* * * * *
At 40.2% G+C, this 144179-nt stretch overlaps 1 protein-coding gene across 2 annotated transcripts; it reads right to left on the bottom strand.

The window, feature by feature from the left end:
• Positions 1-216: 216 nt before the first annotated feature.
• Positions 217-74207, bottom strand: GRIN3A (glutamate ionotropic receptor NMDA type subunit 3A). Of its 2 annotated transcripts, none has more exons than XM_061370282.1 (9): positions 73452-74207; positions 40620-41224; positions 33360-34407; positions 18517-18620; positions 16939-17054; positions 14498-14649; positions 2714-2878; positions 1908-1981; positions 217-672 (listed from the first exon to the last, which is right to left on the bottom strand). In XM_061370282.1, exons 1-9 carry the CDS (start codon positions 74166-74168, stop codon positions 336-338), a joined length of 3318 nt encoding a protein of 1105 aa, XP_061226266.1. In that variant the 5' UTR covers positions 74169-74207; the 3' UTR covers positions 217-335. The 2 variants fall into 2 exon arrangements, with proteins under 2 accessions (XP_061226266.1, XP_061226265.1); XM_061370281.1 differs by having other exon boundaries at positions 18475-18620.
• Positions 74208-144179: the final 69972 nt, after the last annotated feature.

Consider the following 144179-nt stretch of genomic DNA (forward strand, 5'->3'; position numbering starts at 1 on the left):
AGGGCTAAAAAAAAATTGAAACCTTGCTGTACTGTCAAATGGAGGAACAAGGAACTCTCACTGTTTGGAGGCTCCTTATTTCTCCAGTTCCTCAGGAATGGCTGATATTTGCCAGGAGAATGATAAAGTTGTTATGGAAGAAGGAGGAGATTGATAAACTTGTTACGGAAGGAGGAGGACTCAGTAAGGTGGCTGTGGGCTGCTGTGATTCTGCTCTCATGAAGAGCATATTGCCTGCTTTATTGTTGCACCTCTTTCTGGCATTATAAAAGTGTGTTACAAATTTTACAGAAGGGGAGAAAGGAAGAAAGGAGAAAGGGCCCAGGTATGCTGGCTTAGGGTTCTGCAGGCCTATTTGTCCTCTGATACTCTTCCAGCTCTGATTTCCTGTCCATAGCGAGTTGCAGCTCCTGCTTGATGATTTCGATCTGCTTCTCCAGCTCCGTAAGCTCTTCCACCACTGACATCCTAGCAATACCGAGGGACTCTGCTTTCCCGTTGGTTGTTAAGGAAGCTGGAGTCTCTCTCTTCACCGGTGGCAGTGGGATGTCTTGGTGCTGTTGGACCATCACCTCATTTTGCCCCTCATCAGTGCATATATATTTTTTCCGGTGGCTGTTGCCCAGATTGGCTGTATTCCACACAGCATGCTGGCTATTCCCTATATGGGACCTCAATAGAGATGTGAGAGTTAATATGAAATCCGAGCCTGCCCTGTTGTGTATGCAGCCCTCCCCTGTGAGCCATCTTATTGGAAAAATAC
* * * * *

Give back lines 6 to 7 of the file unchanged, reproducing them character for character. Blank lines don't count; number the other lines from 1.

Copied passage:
Consider the following 144179-nt stretch of genomic DNA (forward strand, 5'->3'; position numbering starts at 1 on the left):
AGGGCTAAAAAAAAATTGAAACCTTGCTGTACTGTCAAATGGAGGAACAAGGAACTCTCACTGTTTGGAGGCTCCTTATTTCTCCAGTTCCTCAGGAATGGCTGATATTTGCCAGGAGAATGATAAAGTTGTTATGGAAGAAGGAGGAGATTGATAAACTTGTTACGGAAGGAGGAGGACTCAGTAAGGTGGCTGTGGGCTGCTGTGATTCTGCTCTCATGAAGAGCATATTGCCTGCTTTATTGTTGCACCTCTTTCTGGCATTATAAAAGTGTGTTACAAATTTTACAGAAGGGGAGAAAGGAAGAAAGGAGAAAGGGCCCAGGTATGCTGGCTTAGGGTTCTGCAGGCCTATTTGTCCTCTGATACTCTTCCAGCTCTGATTTCCTGTCCATAGCGAGTTGCAGCTCCTGCTTGATGATTTCGATCTGCTTCTCCAGCTCCGTAAGCTCTTCCACCACTGACATCCTAGCAATACCGAGGGACTCTGCTTTCCCGTTGGTTGTTAAGGAAGCTGGAGTCTCTCTCTTCACCGGTGGCAGTGGGATGTCTTGGTGCTGTTGGACCATCACCTCATTTTGCCCCTCATCAGTGCATATATATTTTTTCCGGTGGCTGTTGCCCAGATTGGCTGTATTCCACACAGCATGCTGGCTATTCCCTATATGGGACCTCAATAGAGATGTGAGAGTTAATATGAAATCCGAGCCTGCCCTGTTGTGTATGCAGCCCTCCCCTGTGAGCCATCTTATTGGAAAAATAC